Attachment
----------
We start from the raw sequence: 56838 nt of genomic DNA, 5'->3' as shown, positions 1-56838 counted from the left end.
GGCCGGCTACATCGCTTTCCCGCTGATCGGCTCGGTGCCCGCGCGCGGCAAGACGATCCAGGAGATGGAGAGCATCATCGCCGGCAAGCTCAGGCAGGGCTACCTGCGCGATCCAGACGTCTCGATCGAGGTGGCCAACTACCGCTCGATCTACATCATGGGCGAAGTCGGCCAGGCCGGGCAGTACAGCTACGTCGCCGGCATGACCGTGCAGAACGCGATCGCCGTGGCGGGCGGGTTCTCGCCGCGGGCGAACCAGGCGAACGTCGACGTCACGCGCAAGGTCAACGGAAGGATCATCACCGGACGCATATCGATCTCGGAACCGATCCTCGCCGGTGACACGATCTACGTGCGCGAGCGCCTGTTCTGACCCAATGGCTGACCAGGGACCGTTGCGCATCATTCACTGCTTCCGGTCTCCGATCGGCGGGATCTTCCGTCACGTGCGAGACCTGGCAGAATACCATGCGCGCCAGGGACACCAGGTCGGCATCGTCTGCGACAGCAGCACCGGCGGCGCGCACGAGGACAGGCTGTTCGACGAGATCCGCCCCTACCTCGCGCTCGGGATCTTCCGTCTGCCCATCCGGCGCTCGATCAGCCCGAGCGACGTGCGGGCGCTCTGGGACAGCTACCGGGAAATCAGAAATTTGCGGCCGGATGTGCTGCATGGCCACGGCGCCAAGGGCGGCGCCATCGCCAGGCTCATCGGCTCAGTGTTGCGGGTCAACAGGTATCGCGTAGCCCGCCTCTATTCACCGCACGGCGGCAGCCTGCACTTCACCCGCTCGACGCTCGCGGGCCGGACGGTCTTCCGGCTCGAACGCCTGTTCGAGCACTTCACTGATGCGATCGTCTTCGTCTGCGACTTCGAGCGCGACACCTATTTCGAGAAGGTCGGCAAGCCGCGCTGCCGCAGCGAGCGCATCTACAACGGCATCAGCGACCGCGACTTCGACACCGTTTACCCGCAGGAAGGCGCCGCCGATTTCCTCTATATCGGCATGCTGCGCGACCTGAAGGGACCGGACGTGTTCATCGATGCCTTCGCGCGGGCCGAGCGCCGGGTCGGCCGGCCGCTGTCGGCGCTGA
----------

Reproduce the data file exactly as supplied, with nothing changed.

We start from the raw sequence: 56838 nt of genomic DNA, 5'->3' as shown, positions 1-56838 counted from the left end.
GGCCGGCTACATCGCTTTCCCGCTGATCGGCTCGGTGCCCGCGCGCGGCAAGACGATCCAGGAGATGGAGAGCATCATCGCCGGCAAGCTCAGGCAGGGCTACCTGCGCGATCCAGACGTCTCGATCGAGGTGGCCAACTACCGCTCGATCTACATCATGGGCGAAGTCGGCCAGGCCGGGCAGTACAGCTACGTCGCCGGCATGACCGTGCAGAACGCGATCGCCGTGGCGGGCGGGTTCTCGCCGCGGGCGAACCAGGCGAACGTCGACGTCACGCGCAAGGTCAACGGAAGGATCATCACCGGACGCATATCGATCTCGGAACCGATCCTCGCCGGTGACACGATCTACGTGCGCGAGCGCCTGTTCTGACCCAATGGCTGACCAGGGACCGTTGCGCATCATTCACTGCTTCCGGTCTCCGATCGGCGGGATCTTCCGTCACGTGCGAGACCTGGCAGAATACCATGCGCGCCAGGGACACCAGGTCGGCATCGTCTGCGACAGCAGCACCGGCGGCGCGCACGAGGACAGGCTGTTCGACGAGATCCGCCCCTACCTCGCGCTCGGGATCTTCCGTCTGCCCATCCGGCGCTCGATCAGCCCGAGCGACGTGCGGGCGCTCTGGGACAGCTACCGGGAAATCAGAAATTTGCGGCCGGATGTGCTGCATGGCCACGGCGCCAAGGGCGGCGCCATCGCCAGGCTCATCGGCTCAGTGTTGCGGGTCAACAGGTATCGCGTAGCCCGCCTCTATTCACCGCACGGCGGCAGCCTGCACTTCACCCGCTCGACGCTCGCGGGCCGGACGGTCTTCCGGCTCGAACGCCTGTTCGAGCACTTCACTGATGCGATCGTCTTCGTCTGCGACTTCGAGCGCGACACCTATTTCGAGAAGGTCGGCAAGCCGCGCTGCCGCAGCGAGCGCATCTACAACGGCATCAGCGACCGCGACTTCGACACCGTTTACCCGCAGGAAGGCGCCGCCGATTTCCTCTATATCGGCATGCTGCGCGACCTGAAGGGACCGGACGTGTTCATCGATGCCTTCGCGCGGGCCGAGCGCCGGGTCGGCCGGCCGCTGTCGGCGCTGA